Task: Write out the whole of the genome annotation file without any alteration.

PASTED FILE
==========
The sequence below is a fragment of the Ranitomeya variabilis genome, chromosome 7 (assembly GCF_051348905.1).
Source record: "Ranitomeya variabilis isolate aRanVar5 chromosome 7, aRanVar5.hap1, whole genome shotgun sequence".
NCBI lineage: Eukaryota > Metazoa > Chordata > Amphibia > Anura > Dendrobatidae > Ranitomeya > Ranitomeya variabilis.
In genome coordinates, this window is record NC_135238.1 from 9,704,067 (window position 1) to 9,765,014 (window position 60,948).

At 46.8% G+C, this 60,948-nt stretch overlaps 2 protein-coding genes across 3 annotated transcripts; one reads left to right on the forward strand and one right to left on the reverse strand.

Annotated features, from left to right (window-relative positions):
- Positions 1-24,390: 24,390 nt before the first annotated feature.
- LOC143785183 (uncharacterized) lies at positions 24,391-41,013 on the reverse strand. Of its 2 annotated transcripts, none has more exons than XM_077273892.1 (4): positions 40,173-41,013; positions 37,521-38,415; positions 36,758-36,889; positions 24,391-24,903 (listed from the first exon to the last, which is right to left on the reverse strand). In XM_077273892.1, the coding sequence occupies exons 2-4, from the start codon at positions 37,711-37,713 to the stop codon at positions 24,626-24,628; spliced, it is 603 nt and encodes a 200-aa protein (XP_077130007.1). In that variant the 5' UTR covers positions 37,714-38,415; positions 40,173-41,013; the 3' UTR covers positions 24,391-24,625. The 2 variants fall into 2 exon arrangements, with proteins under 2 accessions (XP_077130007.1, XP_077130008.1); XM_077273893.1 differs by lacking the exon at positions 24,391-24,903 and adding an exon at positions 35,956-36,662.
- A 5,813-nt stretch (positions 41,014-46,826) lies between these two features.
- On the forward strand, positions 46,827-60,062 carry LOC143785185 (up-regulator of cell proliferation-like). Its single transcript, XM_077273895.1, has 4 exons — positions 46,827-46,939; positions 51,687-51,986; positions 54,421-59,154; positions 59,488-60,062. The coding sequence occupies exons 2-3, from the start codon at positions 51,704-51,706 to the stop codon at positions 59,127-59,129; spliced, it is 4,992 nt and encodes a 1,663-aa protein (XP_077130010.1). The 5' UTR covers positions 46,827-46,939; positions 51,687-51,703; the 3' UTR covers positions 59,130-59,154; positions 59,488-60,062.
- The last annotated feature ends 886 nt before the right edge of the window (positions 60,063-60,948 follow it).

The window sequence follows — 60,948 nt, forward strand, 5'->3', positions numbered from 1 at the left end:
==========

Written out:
The sequence below is a fragment of the Ranitomeya variabilis genome, chromosome 7 (assembly GCF_051348905.1).
Source record: "Ranitomeya variabilis isolate aRanVar5 chromosome 7, aRanVar5.hap1, whole genome shotgun sequence".
NCBI lineage: Eukaryota > Metazoa > Chordata > Amphibia > Anura > Dendrobatidae > Ranitomeya > Ranitomeya variabilis.
In genome coordinates, this window is record NC_135238.1 from 9,704,067 (window position 1) to 9,765,014 (window position 60,948).

At 46.8% G+C, this 60,948-nt stretch overlaps 2 protein-coding genes across 3 annotated transcripts; one reads left to right on the forward strand and one right to left on the reverse strand.

Annotated features, from left to right (window-relative positions):
- Positions 1-24,390: 24,390 nt before the first annotated feature.
- LOC143785183 (uncharacterized) lies at positions 24,391-41,013 on the reverse strand. Of its 2 annotated transcripts, none has more exons than XM_077273892.1 (4): positions 40,173-41,013; positions 37,521-38,415; positions 36,758-36,889; positions 24,391-24,903 (listed from the first exon to the last, which is right to left on the reverse strand). In XM_077273892.1, the coding sequence occupies exons 2-4, from the start codon at positions 37,711-37,713 to the stop codon at positions 24,626-24,628; spliced, it is 603 nt and encodes a 200-aa protein (XP_077130007.1). In that variant the 5' UTR covers positions 37,714-38,415; positions 40,173-41,013; the 3' UTR covers positions 24,391-24,625. The 2 variants fall into 2 exon arrangements, with proteins under 2 accessions (XP_077130007.1, XP_077130008.1); XM_077273893.1 differs by lacking the exon at positions 24,391-24,903 and adding an exon at positions 35,956-36,662.
- A 5,813-nt stretch (positions 41,014-46,826) lies between these two features.
- On the forward strand, positions 46,827-60,062 carry LOC143785185 (up-regulator of cell proliferation-like). Its single transcript, XM_077273895.1, has 4 exons — positions 46,827-46,939; positions 51,687-51,986; positions 54,421-59,154; positions 59,488-60,062. The coding sequence occupies exons 2-3, from the start codon at positions 51,704-51,706 to the stop codon at positions 59,127-59,129; spliced, it is 4,992 nt and encodes a 1,663-aa protein (XP_077130010.1). The 5' UTR covers positions 46,827-46,939; positions 51,687-51,703; the 3' UTR covers positions 59,130-59,154; positions 59,488-60,062.
- The last annotated feature ends 886 nt before the right edge of the window (positions 60,063-60,948 follow it).

The window sequence follows — 60,948 nt, forward strand, 5'->3', positions numbered from 1 at the left end: